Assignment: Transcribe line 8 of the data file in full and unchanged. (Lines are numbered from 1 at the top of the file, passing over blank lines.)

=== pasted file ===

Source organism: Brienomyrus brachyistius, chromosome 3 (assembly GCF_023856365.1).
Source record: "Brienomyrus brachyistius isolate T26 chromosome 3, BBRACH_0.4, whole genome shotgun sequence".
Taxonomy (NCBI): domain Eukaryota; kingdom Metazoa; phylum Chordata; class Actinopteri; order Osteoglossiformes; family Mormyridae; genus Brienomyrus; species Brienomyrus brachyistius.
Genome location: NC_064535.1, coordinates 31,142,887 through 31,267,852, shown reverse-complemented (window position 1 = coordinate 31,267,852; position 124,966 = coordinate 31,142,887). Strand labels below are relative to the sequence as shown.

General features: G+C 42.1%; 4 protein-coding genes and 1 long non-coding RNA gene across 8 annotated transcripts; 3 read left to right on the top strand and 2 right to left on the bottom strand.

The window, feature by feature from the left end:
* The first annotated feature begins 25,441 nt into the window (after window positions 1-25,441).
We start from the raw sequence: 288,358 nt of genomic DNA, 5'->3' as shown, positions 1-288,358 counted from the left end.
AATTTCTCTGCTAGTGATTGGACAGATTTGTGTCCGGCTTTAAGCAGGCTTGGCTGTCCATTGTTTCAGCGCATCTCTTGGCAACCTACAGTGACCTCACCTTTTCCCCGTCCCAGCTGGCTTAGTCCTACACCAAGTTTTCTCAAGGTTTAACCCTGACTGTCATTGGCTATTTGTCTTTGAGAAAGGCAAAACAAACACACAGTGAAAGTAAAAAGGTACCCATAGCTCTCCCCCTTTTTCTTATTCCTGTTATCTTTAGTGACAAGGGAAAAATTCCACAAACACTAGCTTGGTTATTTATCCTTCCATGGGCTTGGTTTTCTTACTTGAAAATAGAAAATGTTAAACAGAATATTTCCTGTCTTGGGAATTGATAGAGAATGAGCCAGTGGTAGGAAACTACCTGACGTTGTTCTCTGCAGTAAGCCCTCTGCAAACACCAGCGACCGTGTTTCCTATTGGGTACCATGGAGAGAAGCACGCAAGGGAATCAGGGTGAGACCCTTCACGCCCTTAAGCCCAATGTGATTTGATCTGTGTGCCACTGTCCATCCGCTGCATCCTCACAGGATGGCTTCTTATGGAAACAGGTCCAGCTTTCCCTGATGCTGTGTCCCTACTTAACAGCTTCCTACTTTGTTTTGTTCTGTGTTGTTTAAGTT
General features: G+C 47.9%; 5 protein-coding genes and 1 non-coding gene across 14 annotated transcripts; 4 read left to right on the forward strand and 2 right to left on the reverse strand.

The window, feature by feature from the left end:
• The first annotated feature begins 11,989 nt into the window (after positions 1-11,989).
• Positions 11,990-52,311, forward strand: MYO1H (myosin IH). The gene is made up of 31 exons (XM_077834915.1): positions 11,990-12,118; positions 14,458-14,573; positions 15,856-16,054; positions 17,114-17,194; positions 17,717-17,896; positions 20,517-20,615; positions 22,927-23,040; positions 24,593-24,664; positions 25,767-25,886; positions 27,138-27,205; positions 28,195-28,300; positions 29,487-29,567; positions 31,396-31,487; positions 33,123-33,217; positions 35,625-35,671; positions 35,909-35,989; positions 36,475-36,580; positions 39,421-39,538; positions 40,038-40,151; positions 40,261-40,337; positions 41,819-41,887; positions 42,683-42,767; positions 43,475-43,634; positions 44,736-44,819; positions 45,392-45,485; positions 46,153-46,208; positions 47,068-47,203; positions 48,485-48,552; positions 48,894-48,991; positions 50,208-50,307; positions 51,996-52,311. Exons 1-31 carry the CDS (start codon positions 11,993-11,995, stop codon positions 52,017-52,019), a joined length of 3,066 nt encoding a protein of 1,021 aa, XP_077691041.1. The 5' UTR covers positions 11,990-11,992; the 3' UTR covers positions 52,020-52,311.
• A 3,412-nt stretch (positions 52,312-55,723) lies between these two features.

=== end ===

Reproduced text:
We start from the raw sequence: 288,358 nt of genomic DNA, 5'->3' as shown, positions 1-288,358 counted from the left end.